I keep wanting to go back to thinking of the “Jetsons.”
This show was so ahead of its time!
We do not have flying cars that fold into briefcases or robots cleaning our houses (granted, I would like that), but we do have Read Write Web, which has opened doors for the development of global communication in ways we only dreamed of 20 years ago. From Skype to Facebook, from Wikispaces to Wikipedia, from podcasts to vodcasts, from smartphones to Ipads, answers to how to communicate as well as learn about and reflect on our world are simply at our fingertips. The question is whether education will take a stand in all these technological advancements from this point on.
Society drives the changes in education, so obviously if the world changes education must try to prepare our students for life and employment that has not been developed yet. Education also has the ability to reach far and above what society needs now, and education can stretch students’ minds, thoughts, and experiences to help them be the problem-solving global citizens we need for the next generation.
But how will education keep up? How will teachers learn what they need to embark on innovation ideas in the classroom to inspire future cyber citizens? We cannot relay on district inservices and devices alone for the latest and greatest ideas. Technology is forcing all of us to adapt quicker to ideas we never would have dreamed when we were students in schools. We are no longer bound by societal physical boundaries, so what will change education? Board members, unions, administration, and politicians all have their own agenda and bureacratic pressure to show the world a student can perform, but ultimately who will change a student’s understanding of this new world order? Its you and me, folks. The teachers who are in the trenches, so to speak. We see what kids are facing everyday, we see how the world and global business is evolving, and we see the disconnect between now and the future. We are in a unique position to change the minds of our students not only for their personal betterment but the betterment of our entire mankind.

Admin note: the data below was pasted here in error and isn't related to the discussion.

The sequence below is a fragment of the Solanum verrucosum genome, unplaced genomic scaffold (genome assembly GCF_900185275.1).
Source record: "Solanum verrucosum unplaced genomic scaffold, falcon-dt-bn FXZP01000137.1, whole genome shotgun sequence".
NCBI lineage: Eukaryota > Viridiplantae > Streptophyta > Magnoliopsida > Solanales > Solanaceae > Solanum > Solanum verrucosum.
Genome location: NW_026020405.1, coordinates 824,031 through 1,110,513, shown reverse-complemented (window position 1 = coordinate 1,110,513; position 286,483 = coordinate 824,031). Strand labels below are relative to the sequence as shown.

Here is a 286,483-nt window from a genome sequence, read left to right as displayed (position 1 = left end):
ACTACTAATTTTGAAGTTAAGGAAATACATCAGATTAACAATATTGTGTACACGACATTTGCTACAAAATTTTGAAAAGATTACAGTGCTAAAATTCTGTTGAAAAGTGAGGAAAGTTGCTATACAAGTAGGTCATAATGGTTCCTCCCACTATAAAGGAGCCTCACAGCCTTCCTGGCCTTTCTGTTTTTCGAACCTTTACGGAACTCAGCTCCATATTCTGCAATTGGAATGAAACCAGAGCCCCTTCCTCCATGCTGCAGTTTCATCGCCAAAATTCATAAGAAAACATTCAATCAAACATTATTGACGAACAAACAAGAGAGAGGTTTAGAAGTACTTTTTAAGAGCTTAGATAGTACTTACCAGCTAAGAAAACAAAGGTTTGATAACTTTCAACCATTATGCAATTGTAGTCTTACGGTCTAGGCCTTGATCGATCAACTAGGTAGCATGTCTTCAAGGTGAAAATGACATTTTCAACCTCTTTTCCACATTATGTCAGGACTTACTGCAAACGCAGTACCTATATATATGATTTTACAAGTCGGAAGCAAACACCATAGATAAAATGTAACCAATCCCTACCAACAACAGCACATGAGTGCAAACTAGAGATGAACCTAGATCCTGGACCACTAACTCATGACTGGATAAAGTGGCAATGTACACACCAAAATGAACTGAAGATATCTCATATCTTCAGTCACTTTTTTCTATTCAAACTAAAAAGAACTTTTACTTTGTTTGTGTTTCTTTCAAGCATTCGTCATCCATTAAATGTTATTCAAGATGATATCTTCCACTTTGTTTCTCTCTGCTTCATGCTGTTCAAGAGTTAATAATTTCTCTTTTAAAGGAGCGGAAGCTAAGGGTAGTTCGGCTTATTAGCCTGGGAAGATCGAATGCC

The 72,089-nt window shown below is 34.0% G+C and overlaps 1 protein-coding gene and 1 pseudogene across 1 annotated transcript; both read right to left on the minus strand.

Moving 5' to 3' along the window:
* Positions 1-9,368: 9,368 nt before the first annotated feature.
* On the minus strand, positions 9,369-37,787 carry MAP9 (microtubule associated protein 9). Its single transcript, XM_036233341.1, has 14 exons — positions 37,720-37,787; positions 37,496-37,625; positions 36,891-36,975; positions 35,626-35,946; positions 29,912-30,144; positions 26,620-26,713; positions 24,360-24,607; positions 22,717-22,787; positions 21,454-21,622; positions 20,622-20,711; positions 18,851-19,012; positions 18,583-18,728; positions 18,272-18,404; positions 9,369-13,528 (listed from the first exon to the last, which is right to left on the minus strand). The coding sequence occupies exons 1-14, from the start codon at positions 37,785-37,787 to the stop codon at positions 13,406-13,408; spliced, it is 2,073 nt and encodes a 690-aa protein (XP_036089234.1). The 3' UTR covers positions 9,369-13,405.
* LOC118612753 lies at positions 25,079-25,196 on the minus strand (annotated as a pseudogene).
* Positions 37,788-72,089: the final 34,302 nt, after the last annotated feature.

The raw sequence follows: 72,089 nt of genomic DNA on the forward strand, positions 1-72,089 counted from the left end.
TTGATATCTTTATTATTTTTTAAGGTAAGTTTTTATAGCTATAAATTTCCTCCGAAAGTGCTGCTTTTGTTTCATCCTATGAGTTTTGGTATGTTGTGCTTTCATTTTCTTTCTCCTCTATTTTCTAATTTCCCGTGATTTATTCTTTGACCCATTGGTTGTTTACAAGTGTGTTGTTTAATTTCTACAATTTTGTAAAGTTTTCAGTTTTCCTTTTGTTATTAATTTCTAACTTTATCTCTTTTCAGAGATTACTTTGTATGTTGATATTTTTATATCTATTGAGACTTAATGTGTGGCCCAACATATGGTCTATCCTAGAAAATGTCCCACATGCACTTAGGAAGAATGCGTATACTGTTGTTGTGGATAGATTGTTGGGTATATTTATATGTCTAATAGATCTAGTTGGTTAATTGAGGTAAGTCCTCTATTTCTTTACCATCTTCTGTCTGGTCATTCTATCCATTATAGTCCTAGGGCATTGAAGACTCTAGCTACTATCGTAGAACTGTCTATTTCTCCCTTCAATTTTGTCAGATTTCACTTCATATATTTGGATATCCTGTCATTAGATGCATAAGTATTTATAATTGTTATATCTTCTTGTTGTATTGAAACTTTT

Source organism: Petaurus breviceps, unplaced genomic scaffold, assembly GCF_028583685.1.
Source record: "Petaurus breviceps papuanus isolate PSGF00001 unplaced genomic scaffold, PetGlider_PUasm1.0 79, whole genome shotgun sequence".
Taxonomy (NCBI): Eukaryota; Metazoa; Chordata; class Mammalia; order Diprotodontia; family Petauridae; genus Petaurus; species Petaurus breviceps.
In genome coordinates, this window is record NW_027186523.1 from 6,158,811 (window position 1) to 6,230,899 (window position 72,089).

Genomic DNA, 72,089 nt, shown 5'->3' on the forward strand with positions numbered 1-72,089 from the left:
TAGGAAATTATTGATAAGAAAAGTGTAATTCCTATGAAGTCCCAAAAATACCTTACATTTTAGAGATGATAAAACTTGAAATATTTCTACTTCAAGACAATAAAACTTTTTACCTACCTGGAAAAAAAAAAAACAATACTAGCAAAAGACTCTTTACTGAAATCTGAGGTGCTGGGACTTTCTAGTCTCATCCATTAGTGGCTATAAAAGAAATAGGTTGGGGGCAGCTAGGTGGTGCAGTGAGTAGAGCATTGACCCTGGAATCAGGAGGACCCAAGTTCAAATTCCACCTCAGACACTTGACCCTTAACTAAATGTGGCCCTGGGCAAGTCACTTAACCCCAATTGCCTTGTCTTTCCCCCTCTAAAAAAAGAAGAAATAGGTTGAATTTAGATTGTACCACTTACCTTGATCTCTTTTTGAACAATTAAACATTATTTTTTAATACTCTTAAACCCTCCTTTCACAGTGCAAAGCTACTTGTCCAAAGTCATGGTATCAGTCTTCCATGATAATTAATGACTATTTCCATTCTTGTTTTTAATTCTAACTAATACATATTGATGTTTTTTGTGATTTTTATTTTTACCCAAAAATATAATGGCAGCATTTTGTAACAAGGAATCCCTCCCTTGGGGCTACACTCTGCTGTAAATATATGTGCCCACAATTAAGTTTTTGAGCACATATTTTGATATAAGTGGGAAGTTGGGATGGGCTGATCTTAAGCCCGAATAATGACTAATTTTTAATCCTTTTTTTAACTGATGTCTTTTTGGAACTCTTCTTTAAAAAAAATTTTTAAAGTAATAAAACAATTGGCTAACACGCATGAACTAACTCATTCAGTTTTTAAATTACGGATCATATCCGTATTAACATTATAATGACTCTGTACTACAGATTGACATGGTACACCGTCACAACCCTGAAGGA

Heavy statement to bear, huh? Think about it. Who else in the world has this extraordinary opportunity to connect with past, present, and future all in one daily experience that can build a challenging, invigorating, thought-provoking response to our society’s global view?
Still a lot to swallow, you say? Close your eyes. Imagine walking into your physical classroom, and/or think about the discussions you have with your students. Think about the construct of this job. We are to share with these future independent citizens how to understand, make sense of, and function in their future world (THAT WE HAVE NOT SEEN YET!). We need to paint the picture of this global community’s needs, wants, and desires.
Where to begin, you ask? One day at a time. Observe your world, comment on your blog about your world, find others who are sharing your thinking about changing your teaching to meet the needs of the next generation. From going shopping to online banking, how you learn about the news of today to checking your email or Facebook, see what is happening to you as you adapt to this technologically-advancing world. Remember you are a technological immigrant trying to learn the news ways of the techno world. Your student are not; they are born into Google, iPods, gaming, email, YouTube, Kindles, and much more. Some of them are exposed to it in their homes from little up, some have seen these ideas on TV or have watched them being used, and yet some students’ families still do not own their own computer and/or internet access. You and I are to teach them all how to be responsible, insightful citizens of this future we can only predict right now.